Father Jose Jacob has seen one of the most primitive regions in the world. He served for seven years in the Diocese of Daru-Kiunga in Papua New Guinea, which he describes as “almost half a millennium behind [the U.S.] in progress.”
But, thanks to support from the Society for the Propagation of the Faith, the Gospel is flourishing in the diocese, which contains many remote villages.
“Training prayer leaders and catechists to keep the church vibrant in remote areas is a priority for this mission diocese, which was started 55 years ago,” said Father Jacob, now in New York, who continues to serve the diocese as the U.S. representative. “Catholic faith has brought peace among warring tribes and clans, brought education and nearly doubled the life span of the people.”
It has been a challenge getting the funding for important projects, which is why society dollars are so important.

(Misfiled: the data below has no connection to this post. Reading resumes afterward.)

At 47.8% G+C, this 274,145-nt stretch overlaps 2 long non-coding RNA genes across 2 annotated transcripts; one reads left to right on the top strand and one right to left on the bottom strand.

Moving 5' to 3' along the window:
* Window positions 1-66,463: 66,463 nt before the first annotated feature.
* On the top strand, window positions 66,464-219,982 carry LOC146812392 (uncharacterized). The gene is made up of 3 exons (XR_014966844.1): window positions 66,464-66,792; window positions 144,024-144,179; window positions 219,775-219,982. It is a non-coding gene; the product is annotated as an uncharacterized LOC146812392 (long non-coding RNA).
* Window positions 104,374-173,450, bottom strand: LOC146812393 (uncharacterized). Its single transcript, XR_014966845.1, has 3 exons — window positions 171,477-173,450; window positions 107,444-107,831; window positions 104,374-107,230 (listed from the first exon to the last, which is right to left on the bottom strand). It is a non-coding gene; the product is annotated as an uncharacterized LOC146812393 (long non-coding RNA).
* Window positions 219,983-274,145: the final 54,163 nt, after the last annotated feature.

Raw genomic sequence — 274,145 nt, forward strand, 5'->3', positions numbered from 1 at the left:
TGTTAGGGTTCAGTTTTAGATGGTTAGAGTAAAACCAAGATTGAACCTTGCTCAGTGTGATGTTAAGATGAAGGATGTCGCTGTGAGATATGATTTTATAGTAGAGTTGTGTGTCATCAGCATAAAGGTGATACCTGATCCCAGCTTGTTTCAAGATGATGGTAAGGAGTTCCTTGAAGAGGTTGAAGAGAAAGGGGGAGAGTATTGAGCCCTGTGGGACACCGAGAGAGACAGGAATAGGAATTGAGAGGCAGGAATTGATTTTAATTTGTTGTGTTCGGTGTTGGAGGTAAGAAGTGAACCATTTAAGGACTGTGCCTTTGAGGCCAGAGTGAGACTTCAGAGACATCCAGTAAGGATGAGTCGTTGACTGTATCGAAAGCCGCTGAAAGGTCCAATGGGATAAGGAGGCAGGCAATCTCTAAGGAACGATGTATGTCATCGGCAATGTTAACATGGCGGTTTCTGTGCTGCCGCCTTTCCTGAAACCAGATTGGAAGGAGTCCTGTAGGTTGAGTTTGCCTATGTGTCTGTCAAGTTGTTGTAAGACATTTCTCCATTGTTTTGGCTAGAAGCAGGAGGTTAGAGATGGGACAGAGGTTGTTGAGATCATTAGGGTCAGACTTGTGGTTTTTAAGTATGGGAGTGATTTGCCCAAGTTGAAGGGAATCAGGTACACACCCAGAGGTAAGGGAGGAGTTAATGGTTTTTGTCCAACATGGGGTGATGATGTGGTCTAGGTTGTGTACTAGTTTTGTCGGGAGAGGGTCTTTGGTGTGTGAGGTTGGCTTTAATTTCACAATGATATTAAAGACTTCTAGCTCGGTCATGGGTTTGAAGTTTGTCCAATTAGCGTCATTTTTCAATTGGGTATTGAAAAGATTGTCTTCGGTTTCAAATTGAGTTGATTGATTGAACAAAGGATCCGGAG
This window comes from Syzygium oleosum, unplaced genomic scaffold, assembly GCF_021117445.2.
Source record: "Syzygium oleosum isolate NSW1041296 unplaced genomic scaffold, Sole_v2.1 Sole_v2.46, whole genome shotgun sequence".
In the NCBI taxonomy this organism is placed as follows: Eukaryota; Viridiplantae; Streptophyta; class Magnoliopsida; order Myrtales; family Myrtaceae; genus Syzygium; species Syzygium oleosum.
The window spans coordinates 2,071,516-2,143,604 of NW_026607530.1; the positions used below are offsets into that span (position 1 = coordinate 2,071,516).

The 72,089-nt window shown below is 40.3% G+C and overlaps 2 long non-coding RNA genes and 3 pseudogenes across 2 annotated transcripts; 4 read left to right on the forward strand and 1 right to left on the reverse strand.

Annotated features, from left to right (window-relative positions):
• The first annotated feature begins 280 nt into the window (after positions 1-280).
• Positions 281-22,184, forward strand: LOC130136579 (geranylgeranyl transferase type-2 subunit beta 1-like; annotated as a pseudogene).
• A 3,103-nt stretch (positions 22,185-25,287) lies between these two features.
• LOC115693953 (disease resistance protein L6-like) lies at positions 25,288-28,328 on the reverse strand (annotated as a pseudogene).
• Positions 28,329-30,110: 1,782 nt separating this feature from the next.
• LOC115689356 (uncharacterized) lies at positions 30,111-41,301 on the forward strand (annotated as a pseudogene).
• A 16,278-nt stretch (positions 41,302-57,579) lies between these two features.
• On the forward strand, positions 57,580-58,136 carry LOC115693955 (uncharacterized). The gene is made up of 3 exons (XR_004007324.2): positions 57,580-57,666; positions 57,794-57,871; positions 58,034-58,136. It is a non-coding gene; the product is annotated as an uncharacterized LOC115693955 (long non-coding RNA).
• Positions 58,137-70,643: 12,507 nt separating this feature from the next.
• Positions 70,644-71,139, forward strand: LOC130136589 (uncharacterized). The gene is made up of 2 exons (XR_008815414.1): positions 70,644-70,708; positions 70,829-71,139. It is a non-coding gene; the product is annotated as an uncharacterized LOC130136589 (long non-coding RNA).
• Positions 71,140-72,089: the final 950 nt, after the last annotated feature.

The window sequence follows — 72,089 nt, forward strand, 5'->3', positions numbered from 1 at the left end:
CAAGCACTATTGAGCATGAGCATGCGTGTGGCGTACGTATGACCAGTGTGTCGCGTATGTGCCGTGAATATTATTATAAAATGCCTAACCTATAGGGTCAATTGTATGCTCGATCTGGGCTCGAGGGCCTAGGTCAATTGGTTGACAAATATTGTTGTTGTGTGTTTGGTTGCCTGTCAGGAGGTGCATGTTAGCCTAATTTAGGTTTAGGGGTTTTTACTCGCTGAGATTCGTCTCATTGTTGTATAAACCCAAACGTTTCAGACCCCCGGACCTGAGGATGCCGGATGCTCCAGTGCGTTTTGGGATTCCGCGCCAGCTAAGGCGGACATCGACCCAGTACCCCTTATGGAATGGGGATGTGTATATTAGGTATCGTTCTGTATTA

“It is relatively easy to obtain funds from international agencies to support our school education and medical services,” he said. “But, when it comes to religious activity or church-related programs such as formation or infrastructure, these agencies explicitly exclude such help.”
Areas of need for the mission diocese include formation of seminarians, catechists and prayer leaders, building village churches and buying dinghies with outboard motors to transport medicine, goods and people who are sick.
“We need to turn to the good Catholics of this country [U.S.] to help us build up the church and make a difference,” said Father Jacob, who works with fundraising efforts in the U.S. “The two times we preached at the mission co-op, and the Mission Sunday collections, are used for our needs.”
Category: World Mission Sunday